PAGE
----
Date of Award

Spring 5-12-2018

Degree Type


Director of Thesis

Dr. Gregory Springer

Second Reader

Professor Tonya Mitchell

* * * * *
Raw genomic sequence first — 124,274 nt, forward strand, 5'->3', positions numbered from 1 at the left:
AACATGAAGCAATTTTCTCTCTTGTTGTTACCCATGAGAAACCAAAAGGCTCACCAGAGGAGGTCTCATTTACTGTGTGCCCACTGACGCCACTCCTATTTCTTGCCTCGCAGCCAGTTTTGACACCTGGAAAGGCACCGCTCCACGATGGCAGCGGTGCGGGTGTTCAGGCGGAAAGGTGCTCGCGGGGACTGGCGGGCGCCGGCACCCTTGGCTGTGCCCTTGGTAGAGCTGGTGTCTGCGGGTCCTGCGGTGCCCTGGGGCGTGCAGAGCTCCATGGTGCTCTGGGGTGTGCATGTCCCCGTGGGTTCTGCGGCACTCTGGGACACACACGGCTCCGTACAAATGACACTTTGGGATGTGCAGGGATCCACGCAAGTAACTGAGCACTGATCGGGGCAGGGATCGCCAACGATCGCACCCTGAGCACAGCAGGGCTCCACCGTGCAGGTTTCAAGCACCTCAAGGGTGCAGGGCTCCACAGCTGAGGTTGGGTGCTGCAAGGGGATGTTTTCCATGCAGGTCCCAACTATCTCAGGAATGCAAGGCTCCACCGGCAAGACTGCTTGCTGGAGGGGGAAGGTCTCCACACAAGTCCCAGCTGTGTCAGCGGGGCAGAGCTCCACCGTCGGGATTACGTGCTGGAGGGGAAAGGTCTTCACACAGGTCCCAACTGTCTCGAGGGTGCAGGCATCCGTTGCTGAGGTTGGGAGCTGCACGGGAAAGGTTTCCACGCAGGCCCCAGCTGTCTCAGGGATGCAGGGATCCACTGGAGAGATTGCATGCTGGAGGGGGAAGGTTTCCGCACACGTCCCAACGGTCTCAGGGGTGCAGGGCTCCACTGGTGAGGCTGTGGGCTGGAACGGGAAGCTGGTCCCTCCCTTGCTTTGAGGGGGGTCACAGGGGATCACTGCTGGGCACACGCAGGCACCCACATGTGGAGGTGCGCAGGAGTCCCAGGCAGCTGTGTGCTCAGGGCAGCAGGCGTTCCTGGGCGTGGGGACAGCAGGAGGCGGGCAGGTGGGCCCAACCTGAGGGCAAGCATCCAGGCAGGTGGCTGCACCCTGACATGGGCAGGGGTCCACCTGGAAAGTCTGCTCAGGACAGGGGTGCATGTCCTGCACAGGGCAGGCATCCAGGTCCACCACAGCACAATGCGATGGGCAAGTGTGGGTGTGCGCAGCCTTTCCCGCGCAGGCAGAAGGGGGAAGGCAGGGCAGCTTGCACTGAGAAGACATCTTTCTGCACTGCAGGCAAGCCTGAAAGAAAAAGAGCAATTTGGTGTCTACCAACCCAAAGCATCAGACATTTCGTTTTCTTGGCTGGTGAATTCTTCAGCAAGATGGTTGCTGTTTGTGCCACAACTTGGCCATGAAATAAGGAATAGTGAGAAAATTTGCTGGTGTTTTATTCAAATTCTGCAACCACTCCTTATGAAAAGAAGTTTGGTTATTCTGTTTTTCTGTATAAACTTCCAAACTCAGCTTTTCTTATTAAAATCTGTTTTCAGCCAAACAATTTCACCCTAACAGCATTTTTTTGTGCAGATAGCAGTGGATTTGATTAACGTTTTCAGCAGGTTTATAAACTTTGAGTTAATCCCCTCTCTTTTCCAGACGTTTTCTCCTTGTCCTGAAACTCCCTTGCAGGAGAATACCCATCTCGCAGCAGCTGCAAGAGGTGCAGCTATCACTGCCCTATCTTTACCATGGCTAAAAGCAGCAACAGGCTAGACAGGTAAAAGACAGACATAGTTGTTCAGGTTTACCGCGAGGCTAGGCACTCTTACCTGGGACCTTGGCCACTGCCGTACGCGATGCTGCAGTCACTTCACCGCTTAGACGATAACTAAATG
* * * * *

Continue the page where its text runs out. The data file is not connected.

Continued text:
At marching band contests, bands are usually judged on both their music performance (ensemble, individual, and general effect) and visual performance (ensemble, individual, and general effect). Phenomena such as the McGurk effect (McGurk & MacDonald, 1976) indicate that people often prioritize visual information over aural information; however, until now there have not been empirical investigations of how this phenomenon might affect high school marching band evaluation. The purpose of this study was to examine the effects of visual performance on the music performance evaluation of high school marching bands. To study this effect, I recruited college students who were randomly assigned to two groups to evaluate a recorded marching band show. One group received the aural stimulus, and the other group received the same aural stimulus paired with the visual stimulus. Results indicated that the visual stimulus did not influence the composite and individual performance ratings. Participants who observed the audiovisual stimulus provided similar ratings to those who observed the audio stimulus. Implications for music performance evaluation and marching band pedagogy are discussed.